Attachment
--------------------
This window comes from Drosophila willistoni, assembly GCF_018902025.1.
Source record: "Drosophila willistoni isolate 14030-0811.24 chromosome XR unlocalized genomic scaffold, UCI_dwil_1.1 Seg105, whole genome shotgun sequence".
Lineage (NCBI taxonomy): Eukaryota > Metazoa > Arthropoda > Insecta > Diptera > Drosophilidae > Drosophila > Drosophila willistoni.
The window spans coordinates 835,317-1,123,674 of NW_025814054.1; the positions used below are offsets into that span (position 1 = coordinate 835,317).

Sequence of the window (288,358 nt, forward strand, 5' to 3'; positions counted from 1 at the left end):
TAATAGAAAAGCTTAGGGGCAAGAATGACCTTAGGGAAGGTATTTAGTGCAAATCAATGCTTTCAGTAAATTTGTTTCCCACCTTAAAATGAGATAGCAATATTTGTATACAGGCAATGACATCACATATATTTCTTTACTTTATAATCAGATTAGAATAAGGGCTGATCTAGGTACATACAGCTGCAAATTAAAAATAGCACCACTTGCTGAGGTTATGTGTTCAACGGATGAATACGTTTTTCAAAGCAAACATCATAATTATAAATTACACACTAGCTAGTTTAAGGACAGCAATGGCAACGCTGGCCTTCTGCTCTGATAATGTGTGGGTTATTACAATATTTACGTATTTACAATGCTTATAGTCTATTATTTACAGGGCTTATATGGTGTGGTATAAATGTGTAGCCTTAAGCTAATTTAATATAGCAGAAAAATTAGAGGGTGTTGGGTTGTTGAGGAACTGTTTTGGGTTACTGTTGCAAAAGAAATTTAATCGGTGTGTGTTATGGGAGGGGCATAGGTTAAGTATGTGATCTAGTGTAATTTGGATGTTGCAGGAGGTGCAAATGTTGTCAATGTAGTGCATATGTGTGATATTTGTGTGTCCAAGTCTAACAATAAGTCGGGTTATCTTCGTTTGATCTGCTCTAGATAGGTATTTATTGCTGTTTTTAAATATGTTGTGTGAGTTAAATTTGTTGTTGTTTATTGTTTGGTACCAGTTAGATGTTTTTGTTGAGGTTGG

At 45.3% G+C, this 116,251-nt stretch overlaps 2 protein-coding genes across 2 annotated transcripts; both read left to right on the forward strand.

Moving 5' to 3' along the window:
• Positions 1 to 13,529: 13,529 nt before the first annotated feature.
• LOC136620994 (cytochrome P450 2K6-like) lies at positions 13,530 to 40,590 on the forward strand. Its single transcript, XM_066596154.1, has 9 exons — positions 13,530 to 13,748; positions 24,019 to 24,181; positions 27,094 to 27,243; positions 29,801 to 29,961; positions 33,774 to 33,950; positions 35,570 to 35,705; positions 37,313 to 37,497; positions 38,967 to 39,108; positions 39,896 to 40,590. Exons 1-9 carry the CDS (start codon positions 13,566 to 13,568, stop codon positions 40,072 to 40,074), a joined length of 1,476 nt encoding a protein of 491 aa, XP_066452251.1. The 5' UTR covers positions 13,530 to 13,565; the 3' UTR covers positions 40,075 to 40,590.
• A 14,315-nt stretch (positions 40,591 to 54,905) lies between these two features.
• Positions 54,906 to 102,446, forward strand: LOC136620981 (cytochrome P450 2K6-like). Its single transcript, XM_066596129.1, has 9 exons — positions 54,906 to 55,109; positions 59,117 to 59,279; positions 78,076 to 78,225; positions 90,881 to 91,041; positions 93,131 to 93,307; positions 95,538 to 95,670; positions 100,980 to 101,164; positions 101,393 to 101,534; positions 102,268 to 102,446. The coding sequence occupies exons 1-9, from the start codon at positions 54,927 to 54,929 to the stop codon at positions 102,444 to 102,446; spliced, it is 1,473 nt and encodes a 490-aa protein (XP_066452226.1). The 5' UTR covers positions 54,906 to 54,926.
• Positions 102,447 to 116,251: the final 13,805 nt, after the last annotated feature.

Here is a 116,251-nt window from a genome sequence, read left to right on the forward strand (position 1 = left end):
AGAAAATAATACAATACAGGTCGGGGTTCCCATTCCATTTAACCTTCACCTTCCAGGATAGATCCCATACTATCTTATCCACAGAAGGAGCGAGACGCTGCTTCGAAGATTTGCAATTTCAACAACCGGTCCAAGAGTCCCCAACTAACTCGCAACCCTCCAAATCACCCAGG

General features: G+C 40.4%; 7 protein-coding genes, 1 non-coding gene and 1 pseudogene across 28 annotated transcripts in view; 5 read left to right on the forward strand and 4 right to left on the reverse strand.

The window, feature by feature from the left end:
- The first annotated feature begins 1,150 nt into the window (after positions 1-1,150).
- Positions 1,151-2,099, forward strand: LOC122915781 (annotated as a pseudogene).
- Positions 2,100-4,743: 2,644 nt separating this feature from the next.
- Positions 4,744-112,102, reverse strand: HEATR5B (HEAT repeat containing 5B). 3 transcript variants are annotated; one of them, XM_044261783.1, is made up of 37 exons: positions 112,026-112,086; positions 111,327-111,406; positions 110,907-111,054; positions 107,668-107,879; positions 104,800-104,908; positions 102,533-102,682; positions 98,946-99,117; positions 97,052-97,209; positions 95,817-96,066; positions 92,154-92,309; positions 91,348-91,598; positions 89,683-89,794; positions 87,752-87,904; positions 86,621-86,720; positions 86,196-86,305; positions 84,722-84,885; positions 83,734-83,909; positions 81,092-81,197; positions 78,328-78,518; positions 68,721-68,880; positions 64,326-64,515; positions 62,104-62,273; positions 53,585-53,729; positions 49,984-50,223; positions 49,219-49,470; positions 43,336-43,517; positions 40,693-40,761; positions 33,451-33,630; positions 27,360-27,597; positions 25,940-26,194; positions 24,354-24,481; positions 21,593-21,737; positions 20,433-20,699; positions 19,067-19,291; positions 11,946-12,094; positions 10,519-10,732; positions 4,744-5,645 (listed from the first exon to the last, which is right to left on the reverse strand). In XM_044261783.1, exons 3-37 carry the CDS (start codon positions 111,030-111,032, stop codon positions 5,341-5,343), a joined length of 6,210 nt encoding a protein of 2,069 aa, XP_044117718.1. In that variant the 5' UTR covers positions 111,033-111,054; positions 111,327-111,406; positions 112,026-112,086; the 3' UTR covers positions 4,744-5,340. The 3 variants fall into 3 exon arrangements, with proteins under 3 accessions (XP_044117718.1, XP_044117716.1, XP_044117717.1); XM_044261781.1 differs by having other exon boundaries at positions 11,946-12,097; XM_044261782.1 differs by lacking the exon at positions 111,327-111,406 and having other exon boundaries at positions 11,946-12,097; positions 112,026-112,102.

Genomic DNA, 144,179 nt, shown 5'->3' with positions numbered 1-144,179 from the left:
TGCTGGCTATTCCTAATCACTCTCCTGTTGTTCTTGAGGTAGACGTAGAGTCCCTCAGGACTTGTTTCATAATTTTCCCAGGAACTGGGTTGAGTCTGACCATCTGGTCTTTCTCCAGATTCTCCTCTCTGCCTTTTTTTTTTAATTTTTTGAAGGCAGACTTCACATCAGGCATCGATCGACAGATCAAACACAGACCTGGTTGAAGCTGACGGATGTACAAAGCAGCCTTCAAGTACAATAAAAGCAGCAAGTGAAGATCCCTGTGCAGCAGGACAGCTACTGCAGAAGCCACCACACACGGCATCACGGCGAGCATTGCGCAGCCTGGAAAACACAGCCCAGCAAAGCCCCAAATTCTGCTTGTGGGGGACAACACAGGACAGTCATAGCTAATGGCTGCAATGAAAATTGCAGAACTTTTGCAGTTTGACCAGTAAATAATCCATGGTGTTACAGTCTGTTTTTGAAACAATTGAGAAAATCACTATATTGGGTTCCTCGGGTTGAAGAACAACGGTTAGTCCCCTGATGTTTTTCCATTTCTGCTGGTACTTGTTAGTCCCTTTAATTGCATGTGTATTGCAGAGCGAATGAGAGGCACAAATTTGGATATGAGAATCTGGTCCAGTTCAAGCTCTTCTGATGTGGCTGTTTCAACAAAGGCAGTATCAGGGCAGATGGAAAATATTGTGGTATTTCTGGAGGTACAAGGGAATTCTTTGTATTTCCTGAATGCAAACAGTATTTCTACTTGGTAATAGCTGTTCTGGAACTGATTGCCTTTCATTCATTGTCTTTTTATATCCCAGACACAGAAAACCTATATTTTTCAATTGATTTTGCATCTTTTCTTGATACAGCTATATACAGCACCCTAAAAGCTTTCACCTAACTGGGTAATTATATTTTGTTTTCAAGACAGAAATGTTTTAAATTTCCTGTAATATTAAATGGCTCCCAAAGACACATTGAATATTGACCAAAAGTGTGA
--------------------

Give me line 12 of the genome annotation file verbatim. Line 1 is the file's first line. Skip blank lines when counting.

• Positions 54,906 to 102,446, forward strand: LOC136620981 (cytochrome P450 2K6-like). Its single transcript, XM_066596129.1, has 9 exons — positions 54,906 to 55,109; positions 59,117 to 59,279; positions 78,076 to 78,225; positions 90,881 to 91,041; positions 93,131 to 93,307; positions 95,538 to 95,670; positions 100,980 to 101,164; positions 101,393 to 101,534; positions 102,268 to 102,446. The coding sequence occupies exons 1-9, from the start codon at positions 54,927 to 54,929 to the stop codon at positions 102,444 to 102,446; spliced, it is 1,473 nt and encodes a 490-aa protein (XP_066452226.1). The 5' UTR covers positions 54,906 to 54,926.